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post #15 of 39 Old 07-20-2015, 04:13 PM
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Originally Posted by Inst View Post
@cbrlocal:I think you're being imprecise when you say interrupt engine power; it's also there to modulate engine power. You can ride 5th gear at sustained 10 mph, provided that you stick the clutch deep into the friction zone, but from what you've told me it's counterproductive.

I was just asking whether or not you could get the effects of sprocket changes / gear ratio mods to some extent by using the clutch to force RPM into higher torque territories. You told me no, because the clutch in the friction zone eats up any increased torque, and I accept that.
Semantics. There's nothing imprecise about that; the clutch is meant to transfer engine power to the transaxle. The engine is making the same power whether the clutch is engaged or not, or anywhere in between. The difference is how much of that power goes into the drivetrain, and how much goes out like a fart in the wind. Modulating the clutch is only for motorcycle control such as sharp turns where the bike would be jerky if the clutch was fully engaged and the bike was only controlled by the throttle. Riding the clutch to get to whatever sweet zone in RPM's you're trying to achieve consistently will only result in less power to the wheels, higher fuel consumption, and a very short life expectancy for the clutch.
As for your RPM calculations, if you try to accelerate a CBR250 at 3700 RPM with 75% throttle in 6th gear, you're going to hear a lot of knocking and complaining.....soon you'll find pieces of your rod bearings in the oil filter too. Don't do it just to save $0.10 at the pump. Engine rebuilds are pricey. Shift before 5k RPM in slow easy acceleration and don't roll on the throttle too wide unless you've got RPM's to pull it. That will save you the most at the pump with this little bike. It's a totally different beast to try to hypermile than a car. Just ask Sendler.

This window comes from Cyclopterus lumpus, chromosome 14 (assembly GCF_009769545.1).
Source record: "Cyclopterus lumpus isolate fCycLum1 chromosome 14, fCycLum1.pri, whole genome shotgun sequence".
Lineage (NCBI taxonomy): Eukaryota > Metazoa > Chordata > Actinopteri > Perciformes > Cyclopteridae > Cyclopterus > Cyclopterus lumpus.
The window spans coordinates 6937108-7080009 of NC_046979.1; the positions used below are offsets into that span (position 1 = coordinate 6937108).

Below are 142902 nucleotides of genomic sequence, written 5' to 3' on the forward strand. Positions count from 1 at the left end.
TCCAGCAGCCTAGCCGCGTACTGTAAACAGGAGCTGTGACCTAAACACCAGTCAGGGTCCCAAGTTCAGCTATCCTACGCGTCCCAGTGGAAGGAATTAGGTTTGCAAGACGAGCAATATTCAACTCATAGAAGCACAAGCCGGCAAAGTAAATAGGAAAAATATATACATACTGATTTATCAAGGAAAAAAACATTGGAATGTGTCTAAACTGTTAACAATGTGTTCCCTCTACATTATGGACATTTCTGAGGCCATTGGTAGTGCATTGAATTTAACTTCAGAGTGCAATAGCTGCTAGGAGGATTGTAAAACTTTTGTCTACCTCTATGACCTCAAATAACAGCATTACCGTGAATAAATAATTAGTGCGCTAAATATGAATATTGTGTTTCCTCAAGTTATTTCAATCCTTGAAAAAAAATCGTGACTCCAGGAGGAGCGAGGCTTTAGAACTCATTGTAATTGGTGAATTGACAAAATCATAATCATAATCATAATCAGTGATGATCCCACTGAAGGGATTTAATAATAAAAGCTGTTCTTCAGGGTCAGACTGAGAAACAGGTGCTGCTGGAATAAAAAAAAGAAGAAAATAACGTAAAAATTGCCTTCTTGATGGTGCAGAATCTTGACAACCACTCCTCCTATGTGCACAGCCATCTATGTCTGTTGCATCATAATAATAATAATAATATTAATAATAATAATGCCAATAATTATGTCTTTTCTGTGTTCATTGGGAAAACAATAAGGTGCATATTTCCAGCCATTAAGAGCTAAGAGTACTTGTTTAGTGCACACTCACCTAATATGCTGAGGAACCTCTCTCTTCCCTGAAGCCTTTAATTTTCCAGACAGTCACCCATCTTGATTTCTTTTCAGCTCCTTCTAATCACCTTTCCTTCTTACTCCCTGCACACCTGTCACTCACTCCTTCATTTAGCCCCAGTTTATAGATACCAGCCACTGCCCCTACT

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post #16 of 39 Old 07-20-2015, 07:27 PM
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It's more fun to wring it all the way out and get it movin. Inst has already said he'll be traveling at 80 on the highways, fuel economy is pants at that speed. Or buy a nice safe Honda Insight and hypermile that.

-Eric
Current stable: '72 GT750, '74 GT750x2, '75 GT750, '82 MB-5, '85 CMX250CD, '12 CBR250R, '14 Spyder RT-S
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post #17 of 39 Old 07-20-2015, 09:31 PM
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'stay around 3700 RPM'

The mind boggles at why these Eco people don't ride bicycles or take the bus.
If they are so poor that they cant afford to fuel up a cheap 250,
imagine the tyres, sprockets, brake pads and oil.
Or the state of the engine.


Buy a Harley if you want to do 3700rpm.



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post #18 of 39 Old 07-20-2015, 09:49 PM
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Quote:
Originally Posted by Inst View Post
...

According to what I've read, ICE engines are most efficient when they are performing at half peak torque, but most motorcycles are designed so that at cruising speeds their RPMs are way above that figure, supposedly so that they can support a second rider.

Theoretically, you can mod your bike so that the gear ratios would support half peak torque at highway speeds (and this would be a change of more than 75%!), but at the same time, I was told that this would likely lug the engines.
You want half peak torque?
Choose every rpm, that suits you, and close the throttle.
Torque is a result of the throttle position and the max. torque, you could get, at full throttle at this chosen rpm.
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post #19 of 39 Old 07-20-2015, 11:30 PM
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Inst, is this your first bike?
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post #20 of 39 Old 07-21-2015, 12:50 AM
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Quote:
Originally Posted by Aufitt View Post
The mind boggles at why these Eco people don't ride bicycles or take the bus.
If they are so poor that they cant afford to fuel up a cheap 250,
imagine the tyres, sprockets, brake pads and oil.
Let alone saftey gear. Or a comprehensive training course.
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Take care & ride safe.

2012 Honda CBR 250RAb, Sold.
2013 CBR 600RR, Sold.